Lighten up on Hue response times

Controlling your lights from anywhere in the world is one of the convenient features that Hue offers. You tap your lights, and a few seconds later they change as you want them.

Lately, the out-of-home connection for Hue that makes this possible was getting used when you are at home as well. For example when you control your lights with voice control through Amazon Echo. Or if you simply don’t use your home WiFi on your phone any more, because 4G is fast enough. Waiting a few seconds for your lights to come on doesn’t cut it any more in those cases.

That’s why we changed the way your Hue bridge gets connected to the Hue Cloud. Instead of having it poll our servers when you want to interact with your lights, they now have an always-on WebSocket connection. So when you need your lights to come on, they respond a lot faster. Arthur C. Clarke would be proud!

Sending out sticky messages

Setting up a WebSocket is easy enough, but being able to handle lots and lots of WebSockets from all over the world in a scalable way: now that’s where it gets interesting. And what do you do with old bridges that can’t handle WebSockets? You need some kind of fallback mechanism.

To test how everything would work we have been running test micro services on our Kubernetes cluster which only set up a WebSocket connection with the bridge and measure how everything holds up. To test the ping between the bridge and a server we sent “De stroop is plakkerig. Ik herhaal: de stroop is plakkerig” (“The syrup is sticky. I repeat: the syrup is sticky”) strings back and forth.

This gave us all kinds of interesting stats about how fast it would be, how much we would need to scale, how many networks are not friendly to WebSockets and of course: hundreds of GBs of sticky syrup logs per day (oops).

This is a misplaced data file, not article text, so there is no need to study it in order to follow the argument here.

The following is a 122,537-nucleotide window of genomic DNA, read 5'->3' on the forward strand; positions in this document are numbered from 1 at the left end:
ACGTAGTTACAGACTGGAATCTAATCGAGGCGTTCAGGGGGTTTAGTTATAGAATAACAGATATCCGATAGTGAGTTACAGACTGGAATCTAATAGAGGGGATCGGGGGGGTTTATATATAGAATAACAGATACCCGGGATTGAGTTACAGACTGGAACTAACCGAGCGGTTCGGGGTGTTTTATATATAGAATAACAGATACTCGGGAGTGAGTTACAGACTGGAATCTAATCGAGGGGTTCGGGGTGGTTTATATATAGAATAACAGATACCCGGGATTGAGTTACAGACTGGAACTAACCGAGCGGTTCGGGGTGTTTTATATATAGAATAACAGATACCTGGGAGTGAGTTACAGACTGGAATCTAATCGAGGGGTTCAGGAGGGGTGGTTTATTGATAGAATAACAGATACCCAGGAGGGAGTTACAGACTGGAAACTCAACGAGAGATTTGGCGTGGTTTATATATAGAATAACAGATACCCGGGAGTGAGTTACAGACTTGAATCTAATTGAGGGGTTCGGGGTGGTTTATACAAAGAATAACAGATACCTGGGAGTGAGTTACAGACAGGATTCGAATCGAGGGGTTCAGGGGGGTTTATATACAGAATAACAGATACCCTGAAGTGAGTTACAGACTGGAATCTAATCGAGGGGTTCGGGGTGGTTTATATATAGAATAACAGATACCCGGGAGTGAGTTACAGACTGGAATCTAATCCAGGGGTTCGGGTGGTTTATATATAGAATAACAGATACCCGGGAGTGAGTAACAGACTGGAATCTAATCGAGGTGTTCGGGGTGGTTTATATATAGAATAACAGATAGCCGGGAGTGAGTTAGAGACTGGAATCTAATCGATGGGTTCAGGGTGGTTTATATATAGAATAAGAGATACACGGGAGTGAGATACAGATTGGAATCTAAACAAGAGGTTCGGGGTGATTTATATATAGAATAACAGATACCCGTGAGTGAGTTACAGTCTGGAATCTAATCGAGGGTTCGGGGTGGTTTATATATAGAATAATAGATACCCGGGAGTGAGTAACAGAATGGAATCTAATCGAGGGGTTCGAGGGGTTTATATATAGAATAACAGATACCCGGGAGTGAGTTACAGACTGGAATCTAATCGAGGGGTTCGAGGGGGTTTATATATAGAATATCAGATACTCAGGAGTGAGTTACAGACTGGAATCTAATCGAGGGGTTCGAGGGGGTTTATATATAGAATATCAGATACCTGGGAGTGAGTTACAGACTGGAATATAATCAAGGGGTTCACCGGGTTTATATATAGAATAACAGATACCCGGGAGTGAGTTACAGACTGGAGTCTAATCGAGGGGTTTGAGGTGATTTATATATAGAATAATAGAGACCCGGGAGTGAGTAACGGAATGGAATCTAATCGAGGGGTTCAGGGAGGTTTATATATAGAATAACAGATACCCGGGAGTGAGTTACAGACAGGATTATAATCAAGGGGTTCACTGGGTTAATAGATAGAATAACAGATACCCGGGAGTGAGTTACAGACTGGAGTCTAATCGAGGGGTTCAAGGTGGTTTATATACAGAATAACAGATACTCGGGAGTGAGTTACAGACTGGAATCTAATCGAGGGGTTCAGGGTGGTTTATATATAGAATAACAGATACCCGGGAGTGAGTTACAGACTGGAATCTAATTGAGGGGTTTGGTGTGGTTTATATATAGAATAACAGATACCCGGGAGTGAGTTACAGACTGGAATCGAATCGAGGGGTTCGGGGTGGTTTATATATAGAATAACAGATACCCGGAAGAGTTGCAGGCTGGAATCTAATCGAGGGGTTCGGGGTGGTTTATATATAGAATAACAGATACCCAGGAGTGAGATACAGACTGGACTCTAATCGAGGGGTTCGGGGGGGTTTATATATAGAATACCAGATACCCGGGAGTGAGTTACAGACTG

Once we got enough experience running WebSockets at scale the bridges were slowly updated, one country at a time, to the real WebSocket version.

Streaming all the things!

So how do you keep track of all these connected bridges, and what message needs to go to which bridge, and back to what client? For that we used RxJS. We modeled every WebSocket connection as a byte stream encoded with Protocol Buffers. When a user turns on his lights, our WebSocket server receives that request. We send these requests to the bridge in small chunks of data, one at a time. The bridge then processes the request, turns on the lights, and sends a chunked response back to the WebSocket server. There they are merged into complete messages (still represented as a stream) and then sent back to the client.

On top of that we also need to make sure that we don’t overload the bridge with requests, so we also use Rx to throttle the amount of messages going to a bridge. We only send a new request once we get a response to the previous one.

More syrup

Now that everything is live it’s time to celebrate. What better way to do it than with pancakes and lots of sticky syrup!